This blog is fantastic. I have a preschooler who will be in kindergarten in the fall and I feel like I’m walking into a big fog. Here are a couple questions I have:

    1. Is it appropriate to ask your child’s teacher for specific names of other children your child plays with or doesn’t play with at all? And how would you ask it without seeming like a helicopter parent?

    2. If your child doesn’t appear to be having any issues (i.e. no bad notes or phonecalls home), and appears to be adjusting at an appropriate rate….is it ever appropriate to ask the kindergarten teacher if you child appears to be “average” or “above average” compared to her classmates in terms of emotional, social and book-smartness?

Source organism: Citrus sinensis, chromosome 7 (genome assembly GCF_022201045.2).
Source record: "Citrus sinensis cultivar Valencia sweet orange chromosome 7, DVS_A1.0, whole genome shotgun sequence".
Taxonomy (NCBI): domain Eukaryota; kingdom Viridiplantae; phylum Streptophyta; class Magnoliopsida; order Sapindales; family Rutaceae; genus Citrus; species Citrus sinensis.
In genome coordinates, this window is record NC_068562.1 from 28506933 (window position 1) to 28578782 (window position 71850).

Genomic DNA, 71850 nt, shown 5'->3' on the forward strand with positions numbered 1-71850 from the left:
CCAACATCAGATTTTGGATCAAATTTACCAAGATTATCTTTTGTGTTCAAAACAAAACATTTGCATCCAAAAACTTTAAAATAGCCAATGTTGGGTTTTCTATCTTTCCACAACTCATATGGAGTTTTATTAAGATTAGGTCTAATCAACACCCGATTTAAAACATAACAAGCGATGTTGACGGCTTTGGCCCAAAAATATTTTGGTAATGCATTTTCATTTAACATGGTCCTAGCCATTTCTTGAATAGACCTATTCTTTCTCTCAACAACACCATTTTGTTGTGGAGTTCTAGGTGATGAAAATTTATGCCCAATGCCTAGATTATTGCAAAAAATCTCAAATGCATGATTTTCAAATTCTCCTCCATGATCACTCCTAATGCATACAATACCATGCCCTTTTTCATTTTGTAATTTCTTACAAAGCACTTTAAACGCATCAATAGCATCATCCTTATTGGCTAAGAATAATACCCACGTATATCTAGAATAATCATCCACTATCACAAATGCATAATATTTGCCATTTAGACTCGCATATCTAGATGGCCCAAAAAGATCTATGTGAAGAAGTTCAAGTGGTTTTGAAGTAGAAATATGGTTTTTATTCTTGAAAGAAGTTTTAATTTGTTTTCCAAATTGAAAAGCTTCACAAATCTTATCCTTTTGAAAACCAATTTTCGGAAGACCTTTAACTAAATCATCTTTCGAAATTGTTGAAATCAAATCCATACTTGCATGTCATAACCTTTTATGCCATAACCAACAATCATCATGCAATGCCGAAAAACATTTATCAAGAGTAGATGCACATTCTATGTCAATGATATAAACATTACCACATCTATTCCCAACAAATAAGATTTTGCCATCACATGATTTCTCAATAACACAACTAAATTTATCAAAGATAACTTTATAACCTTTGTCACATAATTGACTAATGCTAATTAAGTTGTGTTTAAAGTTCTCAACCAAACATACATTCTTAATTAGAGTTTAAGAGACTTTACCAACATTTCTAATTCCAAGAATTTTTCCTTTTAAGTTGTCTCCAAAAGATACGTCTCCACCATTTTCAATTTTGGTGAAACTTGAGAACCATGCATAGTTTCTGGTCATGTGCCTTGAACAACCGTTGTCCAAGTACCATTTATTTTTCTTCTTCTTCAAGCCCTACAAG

I’m not sure if that is asking for too much detail from the teacher? But these are things I would want to know. How have you seen these asked of you appropriately and successfully?

  6. kindergartenteacherclaire

    Hello
    Sure it is appropriate to ask a teacher who your child plays with but usually in preschool and even for most of Kindergarten the children haven’t paired themselves up to play with the same friend/s every day. They are just not developmentally ready to do this. You could get a list of the children in your child’s class and then sit with your child and read him/her the list and ask if there is 1 friend he/she would like to have over for a playdate. Sometimes children can’t even remember friends’ names, but they do want to play.